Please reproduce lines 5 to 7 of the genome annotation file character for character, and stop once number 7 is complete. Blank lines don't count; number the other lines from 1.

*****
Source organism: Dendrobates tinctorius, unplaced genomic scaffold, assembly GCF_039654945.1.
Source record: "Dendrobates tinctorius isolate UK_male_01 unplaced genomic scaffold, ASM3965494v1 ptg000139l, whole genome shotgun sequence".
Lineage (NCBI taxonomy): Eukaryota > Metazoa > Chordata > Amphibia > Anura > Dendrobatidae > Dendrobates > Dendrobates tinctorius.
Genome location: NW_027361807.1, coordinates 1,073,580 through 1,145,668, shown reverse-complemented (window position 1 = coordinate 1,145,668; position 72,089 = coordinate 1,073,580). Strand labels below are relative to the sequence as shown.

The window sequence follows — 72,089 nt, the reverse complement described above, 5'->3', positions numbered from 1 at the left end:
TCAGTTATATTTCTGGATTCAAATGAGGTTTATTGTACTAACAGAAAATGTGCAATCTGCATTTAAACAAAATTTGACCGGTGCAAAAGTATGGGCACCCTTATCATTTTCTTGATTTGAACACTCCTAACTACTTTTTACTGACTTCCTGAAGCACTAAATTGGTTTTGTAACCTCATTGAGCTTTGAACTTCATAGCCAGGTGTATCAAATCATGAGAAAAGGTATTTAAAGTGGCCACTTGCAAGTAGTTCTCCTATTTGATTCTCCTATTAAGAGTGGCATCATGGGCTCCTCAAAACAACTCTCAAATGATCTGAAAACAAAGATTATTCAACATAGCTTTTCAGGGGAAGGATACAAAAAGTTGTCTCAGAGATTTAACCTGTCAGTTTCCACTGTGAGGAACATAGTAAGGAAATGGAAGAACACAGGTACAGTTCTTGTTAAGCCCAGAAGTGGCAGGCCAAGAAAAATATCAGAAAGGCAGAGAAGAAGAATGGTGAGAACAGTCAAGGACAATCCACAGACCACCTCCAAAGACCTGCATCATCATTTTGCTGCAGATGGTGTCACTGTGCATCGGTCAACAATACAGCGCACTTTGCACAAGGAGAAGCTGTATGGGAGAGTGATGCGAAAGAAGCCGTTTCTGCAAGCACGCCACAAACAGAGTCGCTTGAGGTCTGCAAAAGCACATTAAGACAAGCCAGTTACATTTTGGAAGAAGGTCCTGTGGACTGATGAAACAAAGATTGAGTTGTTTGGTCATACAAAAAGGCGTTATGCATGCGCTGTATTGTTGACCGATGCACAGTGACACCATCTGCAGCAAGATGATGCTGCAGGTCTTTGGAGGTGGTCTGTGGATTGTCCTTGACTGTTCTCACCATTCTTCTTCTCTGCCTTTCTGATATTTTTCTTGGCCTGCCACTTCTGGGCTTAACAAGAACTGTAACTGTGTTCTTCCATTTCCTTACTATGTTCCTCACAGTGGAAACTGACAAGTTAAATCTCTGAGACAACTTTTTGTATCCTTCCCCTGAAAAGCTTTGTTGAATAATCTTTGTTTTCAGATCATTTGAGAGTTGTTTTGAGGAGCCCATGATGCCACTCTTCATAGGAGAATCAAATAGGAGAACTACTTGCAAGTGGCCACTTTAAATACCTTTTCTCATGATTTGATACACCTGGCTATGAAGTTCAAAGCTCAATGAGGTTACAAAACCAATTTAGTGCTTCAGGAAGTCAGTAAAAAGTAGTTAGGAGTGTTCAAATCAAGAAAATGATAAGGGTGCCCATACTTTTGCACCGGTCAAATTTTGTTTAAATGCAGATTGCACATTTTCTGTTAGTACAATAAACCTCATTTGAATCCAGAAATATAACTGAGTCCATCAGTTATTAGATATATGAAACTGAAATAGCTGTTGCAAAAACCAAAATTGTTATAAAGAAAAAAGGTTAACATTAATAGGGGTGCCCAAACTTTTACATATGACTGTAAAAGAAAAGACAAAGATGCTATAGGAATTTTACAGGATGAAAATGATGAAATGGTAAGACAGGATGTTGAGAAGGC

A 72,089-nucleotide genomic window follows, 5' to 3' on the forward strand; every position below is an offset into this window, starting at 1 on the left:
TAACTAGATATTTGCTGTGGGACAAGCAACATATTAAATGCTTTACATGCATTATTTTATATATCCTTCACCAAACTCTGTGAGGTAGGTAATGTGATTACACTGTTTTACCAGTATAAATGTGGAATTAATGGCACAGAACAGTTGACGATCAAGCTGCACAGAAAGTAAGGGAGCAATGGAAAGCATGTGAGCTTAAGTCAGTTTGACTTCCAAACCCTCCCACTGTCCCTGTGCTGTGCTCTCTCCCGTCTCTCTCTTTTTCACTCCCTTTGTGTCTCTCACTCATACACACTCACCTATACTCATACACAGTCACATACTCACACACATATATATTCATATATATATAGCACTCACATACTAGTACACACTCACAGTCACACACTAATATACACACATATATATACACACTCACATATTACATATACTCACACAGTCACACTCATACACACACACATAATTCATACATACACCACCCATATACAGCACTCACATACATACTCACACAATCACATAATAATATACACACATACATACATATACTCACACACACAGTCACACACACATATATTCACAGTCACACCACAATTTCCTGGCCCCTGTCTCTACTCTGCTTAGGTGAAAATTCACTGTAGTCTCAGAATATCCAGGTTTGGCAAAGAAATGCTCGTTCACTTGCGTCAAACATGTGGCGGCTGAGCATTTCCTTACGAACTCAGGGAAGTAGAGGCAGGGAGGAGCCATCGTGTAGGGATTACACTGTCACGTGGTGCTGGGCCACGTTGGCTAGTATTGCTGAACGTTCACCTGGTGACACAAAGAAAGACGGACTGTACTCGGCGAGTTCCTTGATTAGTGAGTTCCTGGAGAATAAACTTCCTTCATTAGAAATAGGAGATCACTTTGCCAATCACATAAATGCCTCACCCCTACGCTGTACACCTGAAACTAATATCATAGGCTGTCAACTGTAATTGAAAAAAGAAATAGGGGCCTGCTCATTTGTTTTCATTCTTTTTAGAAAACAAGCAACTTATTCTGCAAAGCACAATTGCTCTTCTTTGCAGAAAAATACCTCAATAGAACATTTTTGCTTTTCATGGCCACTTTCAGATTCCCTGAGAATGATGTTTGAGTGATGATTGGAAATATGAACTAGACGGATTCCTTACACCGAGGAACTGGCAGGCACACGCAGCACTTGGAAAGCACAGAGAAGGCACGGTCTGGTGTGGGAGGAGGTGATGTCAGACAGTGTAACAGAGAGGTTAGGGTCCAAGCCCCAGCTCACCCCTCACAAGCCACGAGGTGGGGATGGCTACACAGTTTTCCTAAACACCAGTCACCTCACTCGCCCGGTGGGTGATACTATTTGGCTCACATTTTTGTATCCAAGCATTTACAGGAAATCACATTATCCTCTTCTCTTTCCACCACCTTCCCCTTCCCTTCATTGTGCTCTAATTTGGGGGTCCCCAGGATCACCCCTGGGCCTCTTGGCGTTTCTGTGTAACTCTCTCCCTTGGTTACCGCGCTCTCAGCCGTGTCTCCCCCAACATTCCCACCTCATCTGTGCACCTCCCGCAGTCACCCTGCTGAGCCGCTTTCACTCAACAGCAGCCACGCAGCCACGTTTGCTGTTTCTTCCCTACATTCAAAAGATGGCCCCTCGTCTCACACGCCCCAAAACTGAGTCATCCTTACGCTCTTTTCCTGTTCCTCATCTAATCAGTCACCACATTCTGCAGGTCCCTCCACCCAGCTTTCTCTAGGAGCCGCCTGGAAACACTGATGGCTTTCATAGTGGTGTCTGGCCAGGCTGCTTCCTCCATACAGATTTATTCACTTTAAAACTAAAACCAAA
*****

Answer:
The window sequence follows — 72,089 nt, the reverse complement described above, 5'->3', positions numbered from 1 at the left end:
TCAGTTATATTTCTGGATTCAAATGAGGTTTATTGTACTAACAGAAAATGTGCAATCTGCATTTAAACAAAATTTGACCGGTGCAAAAGTATGGGCACCCTTATCATTTTCTTGATTTGAACACTCCTAACTACTTTTTACTGACTTCCTGAAGCACTAAATTGGTTTTGTAACCTCATTGAGCTTTGAACTTCATAGCCAGGTGTATCAAATCATGAGAAAAGGTATTTAAAGTGGCCACTTGCAAGTAGTTCTCCTATTTGATTCTCCTATTAAGAGTGGCATCATGGGCTCCTCAAAACAACTCTCAAATGATCTGAAAACAAAGATTATTCAACATAGCTTTTCAGGGGAAGGATACAAAAAGTTGTCTCAGAGATTTAACCTGTCAGTTTCCACTGTGAGGAACATAGTAAGGAAATGGAAGAACACAGGTACAGTTCTTGTTAAGCCCAGAAGTGGCAGGCCAAGAAAAATATCAGAAAGGCAGAGAAGAAGAATGGTGAGAACAGTCAAGGACAATCCACAGACCACCTCCAAAGACCTGCATCATCATTTTGCTGCAGATGGTGTCACTGTGCATCGGTCAACAATACAGCGCACTTTGCACAAGGAGAAGCTGTATGGGAGAGTGATGCGAAAGAAGCCGTTTCTGCAAGCACGCCACAAACAGAGTCGCTTGAGGTCTGCAAAAGCACATTAAGACAAGCCAGTTACATTTTGGAAGAAGGTCCTGTGGACTGATGAAACAAAGATTGAGTTGTTTGGTCATACAAAAAGGCGTTATGCATGCGCTGTATTGTTGACCGATGCACAGTGACACCATCTGCAGCAAGATGATGCTGCAGGTCTTTGGAGGTGGTCTGTGGATTGTCCTTGACTGTTCTCACCATTCTTCTTCTCTGCCTTTCTGATATTTTTCTTGGCCTGCCACTTCTGGGCTTAACAAGAACTGTAACTGTGTTCTTCCATTTCCTTACTATGTTCCTCACAGTGGAAACTGACAAGTTAAATCTCTGAGACAACTTTTTGTATCCTTCCCCTGAAAAGCTTTGTTGAATAATCTTTGTTTTCAGATCATTTGAGAGTTGTTTTGAGGAGCCCATGATGCCACTCTTCATAGGAGAATCAAATAGGAGAACTACTTGCAAGTGGCCACTTTAAATACCTTTTCTCATGATTTGATACACCTGGCTATGAAGTTCAAAGCTCAATGAGGTTACAAAACCAATTTAGTGCTTCAGGAAGTCAGTAAAAAGTAGTTAGGAGTGTTCAAATCAAGAAAATGATAAGGGTGCCCATACTTTTGCACCGGTCAAATTTTGTTTAAATGCAGATTGCACATTTTCTGTTAGTACAATAAACCTCATTTGAATCCAGAAATATAACTGAGTCCATCAGTTATTAGATATATGAAACTGAAATAGCTGTTGCAAAAACCAAAATTGTTATAAAGAAAAAAGGTTAACATTAATAGGGGTGCCCAAACTTTTACATATGACTGTAAAAGAAAAGACAAAGATGCTATAGGAATTTTACAGGATGAAAATGATGAAATGGTAAGACAGGATGTTGAGAAGGC

A 72,089-nucleotide genomic window follows, 5' to 3' on the forward strand; every position below is an offset into this window, starting at 1 on the left: